Other good sources of food for the skin are walnuts, seeds, tomatoes, red and yellow bell peppers, dark chocolate, red wine, green tea and extra virgin olive oil. What do all these have in common? They are packed full of nutrients, phytochemicals, antioxidants, vitamins, minerals, lycopenes, carotenoids and isoflavones. All of these help the body function and some such as vitamin C are not stored by the body. Therefore consumption of these daily and even with every meal is required for good skin health.
As well as getting avoiding sugary and processed foods, keeping coffee intake to a minimum, staying hydrated by drinking lots of water and eating a diet rich in nutrients, etc. as mentioned above, the following are also good tips for healthy skin:
EXERCISE! Yes exercising is great for your skin. The toxins and excessive secretion of oils by skin glands are the prime causes for your skin problems. Exercising regularly does not only help in keeping your weight under control, but it also stimulates blood circulation throughout your body including face. Sweating during exercise results in to opening up of the pores of your body including face. After exercising, take shower and wash your face to get rid of sweat and toxins. This will help in getting clear skin. During teenage years, acne is developed mainly because of an escalation in the work of hormones. Exercising regularly helps in regulating the surge of hormones .
Washing your clothes using environmentally friendly washing powders can also help those with sensitive skin. Regular washing powders are made using chemicals. Not all of these are natural and the side effect of these is that they can cause skin rashes, itching and other adverse reactions. Using environmentally friendly brands such as eCover can help with your skin conditions. They do a range of products that range from washing powders, dishwashing soap, household sprays, fabric conditioners and hand soaps too. I have personally been using them for over a year now and am very happy with their products. They are available online and in most supermarkets and health food shops.
The last thing I wish to cover in this vast topic of the skin which could be discussed in detail for a long time, is topical things that are applied onto skins. Mostly makeup that is used on the skin. If I ever get the train into London during peak times in the morning, I see an army of girls sitting down on the train, their faces getting plastered with mascara, foundation and lipstick. That’s about as far as my makeup knowledge goes. Now don’t get me wrong, I enjoy looking at a pretty looking face that has a ‘regular’ amount of makeup as much as the next red blooded male. I’m not advocating that women stop wearing makeup to clear their skin, that is a personal choice for every person to make themselves. What I am advocating is using good, organic and harmful chemical free products.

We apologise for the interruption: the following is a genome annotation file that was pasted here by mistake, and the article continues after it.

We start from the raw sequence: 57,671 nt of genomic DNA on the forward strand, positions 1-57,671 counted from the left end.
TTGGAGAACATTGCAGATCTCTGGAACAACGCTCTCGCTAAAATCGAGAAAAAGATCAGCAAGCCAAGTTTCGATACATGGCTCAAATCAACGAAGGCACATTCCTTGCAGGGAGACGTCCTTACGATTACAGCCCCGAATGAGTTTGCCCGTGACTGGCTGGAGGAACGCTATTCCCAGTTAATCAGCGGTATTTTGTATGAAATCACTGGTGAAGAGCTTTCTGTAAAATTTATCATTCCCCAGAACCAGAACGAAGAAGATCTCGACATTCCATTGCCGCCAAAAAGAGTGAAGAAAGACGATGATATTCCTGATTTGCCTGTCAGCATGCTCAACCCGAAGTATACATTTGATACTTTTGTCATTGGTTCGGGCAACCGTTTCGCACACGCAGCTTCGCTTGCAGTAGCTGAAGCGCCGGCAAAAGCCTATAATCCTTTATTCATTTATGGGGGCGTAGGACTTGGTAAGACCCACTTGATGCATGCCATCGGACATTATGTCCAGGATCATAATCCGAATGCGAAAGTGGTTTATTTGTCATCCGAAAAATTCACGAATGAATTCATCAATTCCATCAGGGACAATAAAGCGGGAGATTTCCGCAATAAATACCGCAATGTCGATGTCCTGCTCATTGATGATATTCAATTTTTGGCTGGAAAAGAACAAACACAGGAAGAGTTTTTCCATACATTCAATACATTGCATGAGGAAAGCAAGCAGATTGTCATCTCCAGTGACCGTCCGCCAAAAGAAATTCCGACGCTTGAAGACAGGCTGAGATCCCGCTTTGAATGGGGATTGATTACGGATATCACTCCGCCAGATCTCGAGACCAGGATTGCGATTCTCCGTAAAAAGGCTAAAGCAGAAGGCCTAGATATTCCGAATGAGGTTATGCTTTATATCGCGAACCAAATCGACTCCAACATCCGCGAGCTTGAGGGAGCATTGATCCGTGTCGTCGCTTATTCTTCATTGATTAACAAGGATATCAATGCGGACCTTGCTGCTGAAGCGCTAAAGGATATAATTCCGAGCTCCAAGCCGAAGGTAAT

The problem with traditional makeup is that it causes a number of skin conditions . So their is a vicious circle here. The average woman working in a western city, will wake up and not be happy with her skin. So she’ll wear makeup, drink a few cups of coffee a day, have a very ‘western’ diet. All of this leads to further damage to her skin. So what does she do? Yes, apply more makeup to hide the bad skin! To break this cycle, I would suggest using good organic brands of makeup and skincare. Neal’s Yard Remedies is an organic based company in the UK that prides itself on creating makeup and skincare that is fully sourced from organic ingredients that are gentle on the skin. They are a truly green company that take pride in organic health and beauty.
In conclusion, I would suggest that staying hydrated, avoiding sugary foods, cutting down on the coffees, having foods that are high in vitamins, minerals and different colours as well as using ethical and organic sourced beauty and skin care products, absorbing sunlight safely and exercising will help you maintain good, clean and healthy skin. Processed foods should be avoided as much as possible. The plate you eat should be rich in colours, such as greens, reds, oranges and whites. If you think you require support with your skin or require general guidance on nutritional support and how to live a balanced lifestyle please contact me at firstname.lastname@example.org or visit my website by going to www.urbanplatehealth.com